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The Coca-Cola Company, Changchun Meihe Science & Technology and UPM have announced the first planned commercialization of new tech to create plant-based monoethylene glycol (bMEG): which can replace traditional oil-based MEG in PET bottles.
The tech will allow the companies to efficiently convert second-generation biomass to the plant-based bMEG: a process that is not only more efficient than current bMEG production but also uses feedstock that is not a source of food.
Ultimately, the scaled-up production of bMEG can reduce dependence on virgin oil-based packaging.
Furthermore, Coca-Cola has pledged to offer commercial quantities of the biochemical to anyone in the industry, including its competitors.
Co-owned and co-developed by Coca-Cola and Chinese science and tech development company Changchun Meihe, the technology is now being scaled to commercial quantities by the Finnish forest-based bioeconomy company UPM.
The technology to produce bMEG takes a sugar source and removes the step of creating ethanol as part of the conversion process to produce plant-based MEG. This means the process is simpler than incumbent processes and provides flexibility in feedstock choice.
“The next-generation technology marks a significant step forward toward commercializing a process that is not only more efficient than current bMEG technologies but is based on feedstock that cannot be used as source of food: hardwood taken from sawmill side-streams and forest thinnings as part of sustainable forest management,” say the partners.
Coca-Cola says the new tech marks ‘the most significant advancement’ in the commercial viability of bioplastics since it introduced the first-generation technology in its PlantBottle packaging in 2009.While new technologies were first validated at demonstration scale in 2017, this is the first time it is being taken into large-scale production.
UPM is currently constructing a full-scale biorefinery: which will produce plant-based monoethylene glycol (bMEG), plant-based monopropylene glycol (bMPG), as well as lignin-based Renewable Functional Fillers (RFF) made from 100% certified hardwood taken from sawmill and other wood industry side-streams.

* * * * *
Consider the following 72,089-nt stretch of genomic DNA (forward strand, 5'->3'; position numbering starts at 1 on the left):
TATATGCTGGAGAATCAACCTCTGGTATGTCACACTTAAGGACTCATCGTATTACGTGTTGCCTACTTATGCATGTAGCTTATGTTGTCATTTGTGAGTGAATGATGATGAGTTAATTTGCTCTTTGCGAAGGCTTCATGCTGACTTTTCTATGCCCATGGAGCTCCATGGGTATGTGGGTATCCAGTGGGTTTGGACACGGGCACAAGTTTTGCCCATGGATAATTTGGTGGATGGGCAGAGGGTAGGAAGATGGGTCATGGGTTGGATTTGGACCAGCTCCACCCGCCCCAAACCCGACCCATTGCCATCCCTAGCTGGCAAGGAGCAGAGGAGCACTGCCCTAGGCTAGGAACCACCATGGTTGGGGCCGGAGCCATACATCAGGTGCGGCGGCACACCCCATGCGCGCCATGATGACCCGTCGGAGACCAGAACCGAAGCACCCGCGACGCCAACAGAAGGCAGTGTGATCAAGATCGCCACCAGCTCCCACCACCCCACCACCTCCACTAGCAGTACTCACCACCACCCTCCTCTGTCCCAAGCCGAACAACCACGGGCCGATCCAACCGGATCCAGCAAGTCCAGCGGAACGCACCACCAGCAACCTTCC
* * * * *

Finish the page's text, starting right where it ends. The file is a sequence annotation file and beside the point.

The biorefinery will ramp up production in 2023 with a total annual capacity of 220,000 tonnes. The products will have a significantly improved CO2 footprint and can be integrated in existing material recovery and recycling streams while meeting product performance requirements, according to the companies.
UPM and Coca-Cola have announced that they will offer commercial quantities of these biochemicals to anyone in the industry, including Coca-Cola’s direct competitors.
“The commercialization of this technology marks a significant milestone not only in the evolution of renewable glycol production but also more widely in the development of fossil fuel-free PET plastic,” says Coca-Cola.
“MEG is one of two molecules necessary to create PET, the other being terephthalic acid (PTA). Investments in the scaling of plant-based, renewable materials like bMEG support Coca-Cola’s ambition and work to reduce the use of virgin oil-based plastics in its packaging, alongside investments to increase the use of recycled content.”
Coca-Cola has set out its vision to be net zero carbon by 2050, and to use 3 million tons less of virgin plastic from oil-based sources by 2025.
One of its goals is to increase the use of recycled PET (rPET): through a combination of new recycling technologies and encouraging consumers to recycle. Improvements in packaging design and new delivery systems are other ways to reach the goal. But it also wants to create new technologies that offer a plant-based alternative to virgin material: noting that well-designed technologies that can be successfully scaled up will play a key role in achieving its goals.
“The viability of this next-generation biomaterial is a significant technological breakthrough in our ongoing efforts to reduce our use of virgin oil-based plastics, by increasing our use of recycled and renewable alternatives. It can not only help us achieve our commitments to carbon emission reduction but can also enable the entire industry to shift to a more circular economy,” said Nancy Quan, Chief Technical and Innovation Officer at The Coca-Cola Company.
“It takes years of work to bring a technology from the lab to the market, reflecting our keen focus on developing and delivering sustainable packaging solutions that can bring tangible environmental benefits, once scaled, to the communities we serve.”
Daniela Zahariea, Director of Technical, Innovation and Supply Chain at Coca-Cola Europe, added: “In Europe, as we work towards our goal to collect a bottle or can for every one that we sell we are also working closely in parallel with our bottlers to drive down and eliminate the use of oil-based virgin PET from our plastic bottles. We will accelerate delivery of this ambition by increasing the use of recycled content and, as we move forward, also replacing some new ‘virgin’ material that is required with renewable, bio-based sources. That is why we are investing and driving innovation to boost the supply of feedstock from renewable sources, in addition to our focus on sources derived from enhanced recycling technologies.”